Delegation is a wonderful idea, but many of us struggle with it in practice. “Perhaps one of the biggest reasons I see for stalled growth, low morale of teams, and not sustaining momentum has to do with leaders who refuse to delegate. They simply won’t. Either they don’t know how, they don’t see the value or they simply don’t want to delegate, but it hurts their team’s potential,” says leadership blogger Ron Edmondson.

He lists seven reasons why leaders – perhaps your colleagues, perhaps you – don’t delegate:

  • They might appear to be doing less
  • They fear losing authority
  • They still have to be available, even when delegating
  • Someone might not do things the way they would
  • It might get done faster and better
  • Someone else might get credit
  • They simply don’t know the value in delegation

Quick hits

  • When two or more people are responsible for something, usually nobody is, says productivity guru David Allen in his newsletter.
  • The general standard for bereavement leave is three days, but HR consultant Vadim Liberman says that if somebody in his immediate family died, there is no way he would be able to work, let alone function normally, in that brief time. He says a better model to follow is Facebook’s paid leave policy, announced by chief operating officer Sheryl Sandberg, whose husband died two years ago: 20 days following the death of an immediate family member; 10 days for an extended family member; six weeks to care for a sick relative; and three days to care for a family member with a short-term illness, like a child with the flu.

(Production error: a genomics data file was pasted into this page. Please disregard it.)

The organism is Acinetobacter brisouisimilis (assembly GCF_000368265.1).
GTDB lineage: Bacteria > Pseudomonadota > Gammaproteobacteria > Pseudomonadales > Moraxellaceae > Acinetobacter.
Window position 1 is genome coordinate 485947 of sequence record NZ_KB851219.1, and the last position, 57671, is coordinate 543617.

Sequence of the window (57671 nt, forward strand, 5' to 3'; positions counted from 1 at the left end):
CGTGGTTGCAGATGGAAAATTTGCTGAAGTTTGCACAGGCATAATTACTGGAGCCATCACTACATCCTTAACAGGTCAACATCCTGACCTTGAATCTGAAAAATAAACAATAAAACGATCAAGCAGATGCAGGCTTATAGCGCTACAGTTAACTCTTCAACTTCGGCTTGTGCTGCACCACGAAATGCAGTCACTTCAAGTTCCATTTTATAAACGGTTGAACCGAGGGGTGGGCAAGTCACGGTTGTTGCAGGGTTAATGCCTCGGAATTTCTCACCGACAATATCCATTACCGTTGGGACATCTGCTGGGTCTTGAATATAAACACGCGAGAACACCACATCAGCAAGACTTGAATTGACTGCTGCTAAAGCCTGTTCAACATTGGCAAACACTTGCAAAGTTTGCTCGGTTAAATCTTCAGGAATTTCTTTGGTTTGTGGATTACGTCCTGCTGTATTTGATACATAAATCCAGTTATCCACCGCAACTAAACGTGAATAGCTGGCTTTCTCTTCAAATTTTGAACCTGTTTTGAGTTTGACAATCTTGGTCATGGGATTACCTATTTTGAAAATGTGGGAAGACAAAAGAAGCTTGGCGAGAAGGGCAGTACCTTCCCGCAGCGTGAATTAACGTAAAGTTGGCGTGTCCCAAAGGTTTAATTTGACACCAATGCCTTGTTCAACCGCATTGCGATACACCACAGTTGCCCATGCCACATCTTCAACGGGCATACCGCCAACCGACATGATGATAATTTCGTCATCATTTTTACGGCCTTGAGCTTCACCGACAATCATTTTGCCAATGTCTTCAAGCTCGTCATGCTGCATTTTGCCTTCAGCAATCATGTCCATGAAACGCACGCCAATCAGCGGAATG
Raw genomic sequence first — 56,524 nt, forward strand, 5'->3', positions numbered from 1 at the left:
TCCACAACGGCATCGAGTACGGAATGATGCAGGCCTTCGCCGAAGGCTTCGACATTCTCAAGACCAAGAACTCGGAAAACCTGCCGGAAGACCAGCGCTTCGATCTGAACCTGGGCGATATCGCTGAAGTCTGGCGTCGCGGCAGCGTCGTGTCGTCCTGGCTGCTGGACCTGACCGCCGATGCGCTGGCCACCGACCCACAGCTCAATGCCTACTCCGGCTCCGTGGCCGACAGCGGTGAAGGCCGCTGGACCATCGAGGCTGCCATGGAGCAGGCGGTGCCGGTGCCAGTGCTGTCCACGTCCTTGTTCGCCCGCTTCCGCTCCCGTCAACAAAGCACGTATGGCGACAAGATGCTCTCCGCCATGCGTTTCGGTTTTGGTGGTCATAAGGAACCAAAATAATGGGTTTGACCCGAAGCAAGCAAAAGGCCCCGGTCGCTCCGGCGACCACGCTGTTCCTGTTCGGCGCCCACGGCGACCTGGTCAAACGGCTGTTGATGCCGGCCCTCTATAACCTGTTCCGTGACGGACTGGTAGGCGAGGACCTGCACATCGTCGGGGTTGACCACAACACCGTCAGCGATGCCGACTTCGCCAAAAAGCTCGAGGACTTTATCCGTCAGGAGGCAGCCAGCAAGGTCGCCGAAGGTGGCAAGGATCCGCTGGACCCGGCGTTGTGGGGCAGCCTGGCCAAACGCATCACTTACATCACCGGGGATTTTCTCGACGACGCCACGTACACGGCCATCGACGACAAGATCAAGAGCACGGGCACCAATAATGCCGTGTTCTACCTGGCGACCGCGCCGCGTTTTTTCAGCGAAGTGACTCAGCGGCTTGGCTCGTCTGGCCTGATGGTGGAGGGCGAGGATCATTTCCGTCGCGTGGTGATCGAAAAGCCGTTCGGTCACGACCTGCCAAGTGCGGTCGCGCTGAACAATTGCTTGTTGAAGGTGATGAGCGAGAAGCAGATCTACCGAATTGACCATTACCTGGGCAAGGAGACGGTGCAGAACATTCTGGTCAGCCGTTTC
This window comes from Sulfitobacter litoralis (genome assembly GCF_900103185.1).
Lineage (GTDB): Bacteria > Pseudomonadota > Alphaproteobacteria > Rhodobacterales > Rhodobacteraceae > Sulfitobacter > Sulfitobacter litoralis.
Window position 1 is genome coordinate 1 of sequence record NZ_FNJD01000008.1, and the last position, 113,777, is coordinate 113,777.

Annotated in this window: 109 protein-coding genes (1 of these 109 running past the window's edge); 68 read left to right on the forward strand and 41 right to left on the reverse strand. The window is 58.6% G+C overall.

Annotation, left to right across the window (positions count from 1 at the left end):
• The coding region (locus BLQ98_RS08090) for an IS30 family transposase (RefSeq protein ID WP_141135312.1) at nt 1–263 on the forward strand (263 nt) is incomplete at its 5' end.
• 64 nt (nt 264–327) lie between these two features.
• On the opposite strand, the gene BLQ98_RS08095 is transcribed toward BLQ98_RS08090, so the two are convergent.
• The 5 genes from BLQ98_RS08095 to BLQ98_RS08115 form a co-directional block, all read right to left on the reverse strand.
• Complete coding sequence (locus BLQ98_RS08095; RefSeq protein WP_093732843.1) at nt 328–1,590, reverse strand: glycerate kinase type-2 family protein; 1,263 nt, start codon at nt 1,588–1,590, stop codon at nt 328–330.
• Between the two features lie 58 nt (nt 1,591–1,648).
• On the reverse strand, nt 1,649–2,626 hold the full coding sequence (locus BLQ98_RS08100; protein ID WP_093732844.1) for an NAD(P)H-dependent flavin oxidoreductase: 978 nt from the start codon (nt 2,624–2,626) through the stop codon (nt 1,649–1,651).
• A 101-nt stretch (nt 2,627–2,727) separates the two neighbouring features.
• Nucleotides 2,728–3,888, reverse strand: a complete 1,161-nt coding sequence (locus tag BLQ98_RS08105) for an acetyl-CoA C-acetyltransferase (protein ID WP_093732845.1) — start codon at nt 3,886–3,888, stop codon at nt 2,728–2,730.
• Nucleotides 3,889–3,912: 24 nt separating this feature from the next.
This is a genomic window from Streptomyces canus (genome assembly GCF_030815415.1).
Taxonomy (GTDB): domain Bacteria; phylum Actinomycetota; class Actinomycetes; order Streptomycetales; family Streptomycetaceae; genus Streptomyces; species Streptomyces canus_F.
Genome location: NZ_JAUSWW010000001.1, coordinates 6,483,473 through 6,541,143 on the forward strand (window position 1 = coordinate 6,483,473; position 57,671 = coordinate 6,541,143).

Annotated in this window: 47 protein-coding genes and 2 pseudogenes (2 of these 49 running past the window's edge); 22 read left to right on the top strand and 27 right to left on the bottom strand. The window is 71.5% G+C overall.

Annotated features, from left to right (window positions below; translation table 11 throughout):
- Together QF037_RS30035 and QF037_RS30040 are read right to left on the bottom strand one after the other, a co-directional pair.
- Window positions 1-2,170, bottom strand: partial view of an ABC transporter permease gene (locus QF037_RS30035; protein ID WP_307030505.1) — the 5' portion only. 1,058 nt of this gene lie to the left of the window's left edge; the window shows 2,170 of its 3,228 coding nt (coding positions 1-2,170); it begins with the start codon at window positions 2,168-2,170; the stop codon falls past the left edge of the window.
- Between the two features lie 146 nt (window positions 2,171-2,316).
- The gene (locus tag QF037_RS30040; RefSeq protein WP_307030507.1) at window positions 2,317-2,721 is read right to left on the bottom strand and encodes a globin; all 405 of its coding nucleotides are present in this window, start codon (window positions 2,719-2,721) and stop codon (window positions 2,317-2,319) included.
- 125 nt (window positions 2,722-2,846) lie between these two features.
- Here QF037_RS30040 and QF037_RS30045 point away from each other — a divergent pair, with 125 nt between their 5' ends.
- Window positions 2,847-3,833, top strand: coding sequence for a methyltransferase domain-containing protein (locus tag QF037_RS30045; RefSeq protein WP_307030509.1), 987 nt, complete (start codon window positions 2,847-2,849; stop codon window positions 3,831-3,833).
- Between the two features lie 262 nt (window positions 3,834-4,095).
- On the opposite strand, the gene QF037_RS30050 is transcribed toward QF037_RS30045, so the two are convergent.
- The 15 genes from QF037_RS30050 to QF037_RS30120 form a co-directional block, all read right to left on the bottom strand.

• Watch out for this big time suck identified by writer Jessica Stillman: Not asking for help.
  • James Bond can help you with public speaking, according to consultant Nick Morgan. Just as the movies plunged viewers right into the action without credits, skip a preamble and get right to the action.
  • The Uber advantage – shared by other tech darlings like Amazon – is that investors are willing to cover massive losses over long periods of times, says technology thought leader Nicholas Carr. Meanwhile, the small businesses being disrupted – such as local taxi companies or book shops – don’t have sugar daddies underwriting their existence. “At some point, it starts to smell like a market failure rather than a market success,” he writes on his blog.

This article was sourced from http://entreprenewshub.com